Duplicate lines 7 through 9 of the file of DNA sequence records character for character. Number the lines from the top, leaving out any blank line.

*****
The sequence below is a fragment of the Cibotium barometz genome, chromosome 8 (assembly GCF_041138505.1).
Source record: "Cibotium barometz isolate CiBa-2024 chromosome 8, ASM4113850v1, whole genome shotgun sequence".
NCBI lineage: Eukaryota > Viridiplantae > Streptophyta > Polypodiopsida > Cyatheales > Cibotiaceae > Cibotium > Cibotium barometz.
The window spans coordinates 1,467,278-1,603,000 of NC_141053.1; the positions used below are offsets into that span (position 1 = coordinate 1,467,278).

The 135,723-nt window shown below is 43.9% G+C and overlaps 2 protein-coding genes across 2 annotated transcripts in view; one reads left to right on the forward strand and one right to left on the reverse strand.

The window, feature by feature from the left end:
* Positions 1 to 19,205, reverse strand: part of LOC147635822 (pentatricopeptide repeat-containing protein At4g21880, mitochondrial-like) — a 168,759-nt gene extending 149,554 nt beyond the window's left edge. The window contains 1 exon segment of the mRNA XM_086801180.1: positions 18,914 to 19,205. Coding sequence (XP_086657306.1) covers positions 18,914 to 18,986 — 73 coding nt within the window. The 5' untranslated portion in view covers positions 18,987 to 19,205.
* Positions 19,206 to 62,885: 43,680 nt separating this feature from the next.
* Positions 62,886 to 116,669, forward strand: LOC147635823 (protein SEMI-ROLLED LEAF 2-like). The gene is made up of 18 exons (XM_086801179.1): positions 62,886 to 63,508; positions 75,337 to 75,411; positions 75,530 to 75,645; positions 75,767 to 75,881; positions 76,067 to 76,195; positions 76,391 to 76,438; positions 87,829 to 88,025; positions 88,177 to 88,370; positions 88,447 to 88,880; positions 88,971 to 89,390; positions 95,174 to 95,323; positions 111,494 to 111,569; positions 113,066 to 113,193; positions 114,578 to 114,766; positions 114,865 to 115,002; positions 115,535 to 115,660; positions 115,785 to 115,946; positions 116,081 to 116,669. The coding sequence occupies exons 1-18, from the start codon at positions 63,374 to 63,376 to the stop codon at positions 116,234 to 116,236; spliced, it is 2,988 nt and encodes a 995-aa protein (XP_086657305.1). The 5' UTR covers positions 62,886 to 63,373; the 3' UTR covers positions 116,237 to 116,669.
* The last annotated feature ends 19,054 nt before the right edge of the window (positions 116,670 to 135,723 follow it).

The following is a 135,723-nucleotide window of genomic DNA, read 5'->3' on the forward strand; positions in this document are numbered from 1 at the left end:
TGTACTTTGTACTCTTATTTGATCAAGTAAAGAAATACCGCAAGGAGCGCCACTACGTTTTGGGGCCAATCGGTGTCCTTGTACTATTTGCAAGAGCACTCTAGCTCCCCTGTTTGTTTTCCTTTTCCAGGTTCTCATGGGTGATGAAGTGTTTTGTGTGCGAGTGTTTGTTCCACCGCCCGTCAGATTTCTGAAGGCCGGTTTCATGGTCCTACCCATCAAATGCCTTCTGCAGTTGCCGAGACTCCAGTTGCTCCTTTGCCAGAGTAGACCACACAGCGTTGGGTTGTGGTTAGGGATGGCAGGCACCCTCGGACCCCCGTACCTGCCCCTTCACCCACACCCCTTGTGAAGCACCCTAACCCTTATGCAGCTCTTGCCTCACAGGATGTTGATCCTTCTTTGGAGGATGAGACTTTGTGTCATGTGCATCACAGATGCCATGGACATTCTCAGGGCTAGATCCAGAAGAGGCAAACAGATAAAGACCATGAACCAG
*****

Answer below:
* Positions 1 to 19,205, reverse strand: part of LOC147635822 (pentatricopeptide repeat-containing protein At4g21880, mitochondrial-like) — a 168,759-nt gene extending 149,554 nt beyond the window's left edge. The window contains 1 exon segment of the mRNA XM_086801180.1: positions 18,914 to 19,205. Coding sequence (XP_086657306.1) covers positions 18,914 to 18,986 — 73 coding nt within the window. The 5' untranslated portion in view covers positions 18,987 to 19,205.
* Positions 19,206 to 62,885: 43,680 nt separating this feature from the next.
* Positions 62,886 to 116,669, forward strand: LOC147635823 (protein SEMI-ROLLED LEAF 2-like). The gene is made up of 18 exons (XM_086801179.1): positions 62,886 to 63,508; positions 75,337 to 75,411; positions 75,530 to 75,645; positions 75,767 to 75,881; positions 76,067 to 76,195; positions 76,391 to 76,438; positions 87,829 to 88,025; positions 88,177 to 88,370; positions 88,447 to 88,880; positions 88,971 to 89,390; positions 95,174 to 95,323; positions 111,494 to 111,569; positions 113,066 to 113,193; positions 114,578 to 114,766; positions 114,865 to 115,002; positions 115,535 to 115,660; positions 115,785 to 115,946; positions 116,081 to 116,669. The coding sequence occupies exons 1-18, from the start codon at positions 63,374 to 63,376 to the stop codon at positions 116,234 to 116,236; spliced, it is 2,988 nt and encodes a 995-aa protein (XP_086657305.1). The 5' UTR covers positions 62,886 to 63,373; the 3' UTR covers positions 116,237 to 116,669.